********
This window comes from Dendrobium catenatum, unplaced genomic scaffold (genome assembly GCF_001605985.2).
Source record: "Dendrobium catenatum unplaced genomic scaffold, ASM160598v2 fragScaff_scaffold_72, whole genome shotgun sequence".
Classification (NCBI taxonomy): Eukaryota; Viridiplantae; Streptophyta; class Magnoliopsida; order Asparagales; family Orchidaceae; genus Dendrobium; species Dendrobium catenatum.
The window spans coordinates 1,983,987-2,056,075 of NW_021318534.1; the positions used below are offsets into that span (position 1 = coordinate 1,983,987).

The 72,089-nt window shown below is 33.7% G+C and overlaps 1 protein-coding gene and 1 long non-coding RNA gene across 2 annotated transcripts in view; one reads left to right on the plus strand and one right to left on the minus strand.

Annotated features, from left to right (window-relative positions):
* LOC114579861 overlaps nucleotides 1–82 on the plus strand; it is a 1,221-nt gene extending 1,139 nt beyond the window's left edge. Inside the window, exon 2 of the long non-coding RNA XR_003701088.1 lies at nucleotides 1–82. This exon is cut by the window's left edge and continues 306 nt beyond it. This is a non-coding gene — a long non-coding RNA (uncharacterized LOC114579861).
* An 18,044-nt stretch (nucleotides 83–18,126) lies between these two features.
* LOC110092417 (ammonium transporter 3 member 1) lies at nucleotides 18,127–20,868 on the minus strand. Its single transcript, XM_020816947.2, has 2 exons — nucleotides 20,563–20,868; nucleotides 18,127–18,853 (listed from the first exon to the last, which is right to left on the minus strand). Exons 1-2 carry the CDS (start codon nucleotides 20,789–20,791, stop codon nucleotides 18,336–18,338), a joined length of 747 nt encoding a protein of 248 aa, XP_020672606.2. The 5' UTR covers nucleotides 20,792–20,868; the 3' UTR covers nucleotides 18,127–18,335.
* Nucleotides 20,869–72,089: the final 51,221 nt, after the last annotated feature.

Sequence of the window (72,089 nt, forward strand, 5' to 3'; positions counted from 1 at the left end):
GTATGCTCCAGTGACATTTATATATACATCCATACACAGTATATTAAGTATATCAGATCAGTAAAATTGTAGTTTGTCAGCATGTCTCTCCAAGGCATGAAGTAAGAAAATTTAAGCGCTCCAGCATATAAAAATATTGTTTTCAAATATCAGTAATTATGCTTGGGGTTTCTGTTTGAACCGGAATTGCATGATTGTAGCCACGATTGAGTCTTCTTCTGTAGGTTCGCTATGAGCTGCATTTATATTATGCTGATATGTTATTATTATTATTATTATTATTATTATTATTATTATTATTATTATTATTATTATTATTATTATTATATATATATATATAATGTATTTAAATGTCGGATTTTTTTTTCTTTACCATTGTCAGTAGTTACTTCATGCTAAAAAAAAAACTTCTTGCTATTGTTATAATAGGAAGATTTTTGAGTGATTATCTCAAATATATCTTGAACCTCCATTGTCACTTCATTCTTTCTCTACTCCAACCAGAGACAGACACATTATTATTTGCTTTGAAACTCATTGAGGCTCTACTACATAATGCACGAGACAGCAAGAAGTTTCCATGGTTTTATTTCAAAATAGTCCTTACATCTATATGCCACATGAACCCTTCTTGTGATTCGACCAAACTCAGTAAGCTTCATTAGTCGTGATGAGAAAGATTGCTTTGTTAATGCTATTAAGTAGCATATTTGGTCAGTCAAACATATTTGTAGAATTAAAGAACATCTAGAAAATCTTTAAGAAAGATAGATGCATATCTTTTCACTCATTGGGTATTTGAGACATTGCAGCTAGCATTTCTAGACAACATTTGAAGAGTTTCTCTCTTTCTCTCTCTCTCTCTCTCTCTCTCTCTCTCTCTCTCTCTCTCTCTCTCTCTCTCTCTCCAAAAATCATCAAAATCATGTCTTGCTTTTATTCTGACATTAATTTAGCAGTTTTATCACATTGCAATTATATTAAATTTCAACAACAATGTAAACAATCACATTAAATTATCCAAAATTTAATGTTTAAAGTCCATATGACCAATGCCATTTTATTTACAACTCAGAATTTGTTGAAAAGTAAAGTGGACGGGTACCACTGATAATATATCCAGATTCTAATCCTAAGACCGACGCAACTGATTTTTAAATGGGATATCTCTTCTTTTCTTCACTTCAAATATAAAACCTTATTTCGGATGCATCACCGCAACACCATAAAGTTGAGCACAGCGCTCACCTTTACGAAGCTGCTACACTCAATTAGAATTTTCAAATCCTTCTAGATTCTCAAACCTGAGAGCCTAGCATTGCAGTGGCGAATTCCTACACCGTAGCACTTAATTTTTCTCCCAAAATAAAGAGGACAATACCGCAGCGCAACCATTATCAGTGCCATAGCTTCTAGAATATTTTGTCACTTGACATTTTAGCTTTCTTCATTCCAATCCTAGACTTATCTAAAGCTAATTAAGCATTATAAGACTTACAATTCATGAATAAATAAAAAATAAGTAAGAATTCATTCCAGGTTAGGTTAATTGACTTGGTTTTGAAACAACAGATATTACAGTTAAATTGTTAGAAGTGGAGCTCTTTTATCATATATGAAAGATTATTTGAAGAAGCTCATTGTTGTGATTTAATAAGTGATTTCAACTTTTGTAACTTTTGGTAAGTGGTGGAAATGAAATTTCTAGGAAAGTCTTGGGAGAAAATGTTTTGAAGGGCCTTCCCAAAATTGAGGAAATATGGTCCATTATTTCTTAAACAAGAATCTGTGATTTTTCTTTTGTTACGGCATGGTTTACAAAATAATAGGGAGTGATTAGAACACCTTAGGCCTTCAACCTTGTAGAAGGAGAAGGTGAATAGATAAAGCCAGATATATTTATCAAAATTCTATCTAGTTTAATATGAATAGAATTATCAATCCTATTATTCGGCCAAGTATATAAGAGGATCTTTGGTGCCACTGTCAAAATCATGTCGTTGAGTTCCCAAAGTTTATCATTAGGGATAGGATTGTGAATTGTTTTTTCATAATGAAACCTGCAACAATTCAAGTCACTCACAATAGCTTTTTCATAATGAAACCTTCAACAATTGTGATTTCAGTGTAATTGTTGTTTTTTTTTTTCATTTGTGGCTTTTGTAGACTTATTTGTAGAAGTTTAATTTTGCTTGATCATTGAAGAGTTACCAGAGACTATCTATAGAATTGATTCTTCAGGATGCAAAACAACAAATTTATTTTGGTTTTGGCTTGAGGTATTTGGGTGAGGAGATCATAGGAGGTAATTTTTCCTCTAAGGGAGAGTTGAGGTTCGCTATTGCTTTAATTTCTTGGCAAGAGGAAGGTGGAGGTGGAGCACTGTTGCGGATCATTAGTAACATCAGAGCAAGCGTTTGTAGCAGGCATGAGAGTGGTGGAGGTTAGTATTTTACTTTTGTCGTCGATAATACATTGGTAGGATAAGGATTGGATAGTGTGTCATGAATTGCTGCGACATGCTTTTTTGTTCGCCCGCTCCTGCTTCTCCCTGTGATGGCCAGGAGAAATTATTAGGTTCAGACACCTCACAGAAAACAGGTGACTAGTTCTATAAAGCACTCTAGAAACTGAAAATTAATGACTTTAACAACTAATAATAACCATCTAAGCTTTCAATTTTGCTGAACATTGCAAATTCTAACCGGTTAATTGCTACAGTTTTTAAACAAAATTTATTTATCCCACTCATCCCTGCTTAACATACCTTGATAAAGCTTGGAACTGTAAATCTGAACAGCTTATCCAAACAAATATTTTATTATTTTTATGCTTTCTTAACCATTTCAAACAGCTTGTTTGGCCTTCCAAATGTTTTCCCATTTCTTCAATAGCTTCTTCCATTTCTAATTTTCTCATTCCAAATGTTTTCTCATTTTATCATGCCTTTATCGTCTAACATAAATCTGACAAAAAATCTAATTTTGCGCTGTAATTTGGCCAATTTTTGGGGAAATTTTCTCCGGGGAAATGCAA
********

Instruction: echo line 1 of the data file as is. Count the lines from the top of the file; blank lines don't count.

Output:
This window comes from Dendrobium catenatum, unplaced genomic scaffold (genome assembly GCF_001605985.2).